Maybe you know visual learners like me—people who learn best when watching demonstrations or seeing drawings and photographs. Visuals can go a long way toward helping others understand health care concepts and instructions.
Here are some how-to’s:
- Teach in bite-sized chunks. Focus primarily on “need-to-know” (rather than “nice to know”) concepts and actions. Organize this in a logical way such as from first to last, or most common to least. Then teach in bite-sized “chunks” that people can easily understand and act on.
- Decide how to illustrate each “chunk.” Perhaps you will draw something. You need not be an amazing artist. Often, a simple sketch will do. If you are not comfortable drawing, perhaps use pre-drawn illustrations and add your own markings. I spoke with a man who had emergency cardiac surgery. He said that one of the most helpful ways his doctor explained the problem was with a “heart picture.” His doctor marked on an anatomic illustration where his blockage was and how much it was occluded. Years later, this man still has his heart picture.
- Supplement with words. As the saying goes, “A picture is worth a 1,000 words.” But when it comes to health teaching, pictures alone may not be sufficient. You can make visual messages more clear by adding simple, descriptive wording just below.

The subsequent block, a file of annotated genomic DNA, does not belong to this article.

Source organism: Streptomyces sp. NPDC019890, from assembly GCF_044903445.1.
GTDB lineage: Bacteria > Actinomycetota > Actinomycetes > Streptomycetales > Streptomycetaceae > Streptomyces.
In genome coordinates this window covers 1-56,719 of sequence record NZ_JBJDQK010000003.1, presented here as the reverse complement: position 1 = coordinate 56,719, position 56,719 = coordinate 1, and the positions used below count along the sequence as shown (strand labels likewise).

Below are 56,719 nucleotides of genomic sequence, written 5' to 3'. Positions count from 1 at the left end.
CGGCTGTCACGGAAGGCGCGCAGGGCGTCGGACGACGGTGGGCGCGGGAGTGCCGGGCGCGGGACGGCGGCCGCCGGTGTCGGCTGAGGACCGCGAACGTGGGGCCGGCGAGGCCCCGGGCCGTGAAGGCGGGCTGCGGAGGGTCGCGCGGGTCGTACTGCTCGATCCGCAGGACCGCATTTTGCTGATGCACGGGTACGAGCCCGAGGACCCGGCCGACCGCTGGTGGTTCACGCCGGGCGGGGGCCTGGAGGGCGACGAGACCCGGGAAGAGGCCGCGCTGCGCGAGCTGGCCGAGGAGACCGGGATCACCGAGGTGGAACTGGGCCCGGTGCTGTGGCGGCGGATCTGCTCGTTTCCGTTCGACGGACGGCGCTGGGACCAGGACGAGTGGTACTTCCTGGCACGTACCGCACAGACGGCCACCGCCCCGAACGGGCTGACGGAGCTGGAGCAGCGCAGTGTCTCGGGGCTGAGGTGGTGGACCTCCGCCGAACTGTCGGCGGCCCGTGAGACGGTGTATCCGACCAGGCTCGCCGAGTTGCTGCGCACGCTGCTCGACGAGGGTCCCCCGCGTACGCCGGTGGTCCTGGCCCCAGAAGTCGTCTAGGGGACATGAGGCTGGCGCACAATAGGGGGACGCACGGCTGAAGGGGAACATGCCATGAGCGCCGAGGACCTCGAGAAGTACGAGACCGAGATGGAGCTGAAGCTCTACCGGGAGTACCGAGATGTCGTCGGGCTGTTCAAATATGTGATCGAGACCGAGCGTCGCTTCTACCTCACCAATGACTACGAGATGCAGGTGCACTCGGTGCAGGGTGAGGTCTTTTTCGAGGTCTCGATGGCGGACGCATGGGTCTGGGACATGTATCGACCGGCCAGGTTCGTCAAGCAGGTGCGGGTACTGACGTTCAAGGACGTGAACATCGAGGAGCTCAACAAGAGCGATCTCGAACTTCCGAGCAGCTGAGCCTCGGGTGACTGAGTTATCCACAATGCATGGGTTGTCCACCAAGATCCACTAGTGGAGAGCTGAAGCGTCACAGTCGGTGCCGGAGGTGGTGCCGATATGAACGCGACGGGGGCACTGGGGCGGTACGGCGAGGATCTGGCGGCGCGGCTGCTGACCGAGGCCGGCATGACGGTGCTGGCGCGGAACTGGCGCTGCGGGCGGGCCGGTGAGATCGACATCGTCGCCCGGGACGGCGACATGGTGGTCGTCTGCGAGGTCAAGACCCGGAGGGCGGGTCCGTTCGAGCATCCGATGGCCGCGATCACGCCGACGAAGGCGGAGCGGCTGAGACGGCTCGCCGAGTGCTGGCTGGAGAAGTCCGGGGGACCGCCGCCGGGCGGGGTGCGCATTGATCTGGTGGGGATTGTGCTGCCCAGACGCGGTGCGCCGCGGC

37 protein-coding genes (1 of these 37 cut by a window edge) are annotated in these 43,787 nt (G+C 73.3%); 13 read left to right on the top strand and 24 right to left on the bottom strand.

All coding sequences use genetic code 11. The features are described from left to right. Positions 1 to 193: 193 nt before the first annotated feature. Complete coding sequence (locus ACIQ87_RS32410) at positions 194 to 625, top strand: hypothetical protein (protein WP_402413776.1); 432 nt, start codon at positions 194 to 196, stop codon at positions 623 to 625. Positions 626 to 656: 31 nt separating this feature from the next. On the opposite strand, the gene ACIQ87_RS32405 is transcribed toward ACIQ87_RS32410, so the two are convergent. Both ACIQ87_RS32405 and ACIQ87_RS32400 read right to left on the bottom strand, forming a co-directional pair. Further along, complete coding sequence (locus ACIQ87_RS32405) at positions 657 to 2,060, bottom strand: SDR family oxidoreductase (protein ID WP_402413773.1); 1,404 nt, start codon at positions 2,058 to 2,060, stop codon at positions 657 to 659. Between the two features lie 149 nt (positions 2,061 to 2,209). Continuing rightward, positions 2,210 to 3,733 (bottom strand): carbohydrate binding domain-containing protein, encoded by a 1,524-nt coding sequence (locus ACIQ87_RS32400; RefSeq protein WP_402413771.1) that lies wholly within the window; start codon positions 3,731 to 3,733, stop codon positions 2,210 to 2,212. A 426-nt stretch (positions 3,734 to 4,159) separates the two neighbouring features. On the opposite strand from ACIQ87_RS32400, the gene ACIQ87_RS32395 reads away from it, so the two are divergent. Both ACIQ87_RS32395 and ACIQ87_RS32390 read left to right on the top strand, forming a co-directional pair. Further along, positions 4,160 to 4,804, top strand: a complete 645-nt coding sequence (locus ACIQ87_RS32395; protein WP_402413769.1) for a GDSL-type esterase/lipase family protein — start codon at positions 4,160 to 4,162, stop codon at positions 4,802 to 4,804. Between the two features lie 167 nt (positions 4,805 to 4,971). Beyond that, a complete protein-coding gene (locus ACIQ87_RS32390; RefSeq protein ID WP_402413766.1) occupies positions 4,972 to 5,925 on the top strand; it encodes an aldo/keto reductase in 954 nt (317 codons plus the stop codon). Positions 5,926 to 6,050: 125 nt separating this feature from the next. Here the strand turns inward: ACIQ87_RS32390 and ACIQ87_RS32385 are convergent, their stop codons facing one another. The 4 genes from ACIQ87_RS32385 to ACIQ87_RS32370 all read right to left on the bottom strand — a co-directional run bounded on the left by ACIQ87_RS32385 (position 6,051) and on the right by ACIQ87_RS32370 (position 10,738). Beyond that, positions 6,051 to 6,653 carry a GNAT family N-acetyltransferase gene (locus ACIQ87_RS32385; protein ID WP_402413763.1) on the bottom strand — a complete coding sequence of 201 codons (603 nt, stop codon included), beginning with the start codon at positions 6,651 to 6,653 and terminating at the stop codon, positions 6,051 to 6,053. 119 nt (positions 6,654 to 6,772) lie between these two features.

- Confirm understanding. As with all forms of teaching, confirm that the other person understands. When using pictures you might say, “I want to see how well I did at drawing. What does this picture mean to you?”
- Give away your artwork. A dermatologist quickly sketched my mole that she had just removed. This drawing helped me understand its size and reassured me that the mole was not worrisome. Later, I wanted a second look. Alas, the doctor had not given me her picture. You can help others better remember health messages by letting them keep your artwork.
Ways to Learn More:
- Comics and Medicine: That’s Health Literacy, Too. Health Literacy Out Loud podcast interview with MK Czerwiec, who describes herself as a nurse who draws comics.
- Health Literacy from A to Z: Practical Ways to Communicate Your Health Message, Second Edition. Award-winning. best-selling book by Helen Osborne, published by Jones & Bartlett Learning. Includes a chapter on Visuals. Available at most online bookstores, including Amazon.
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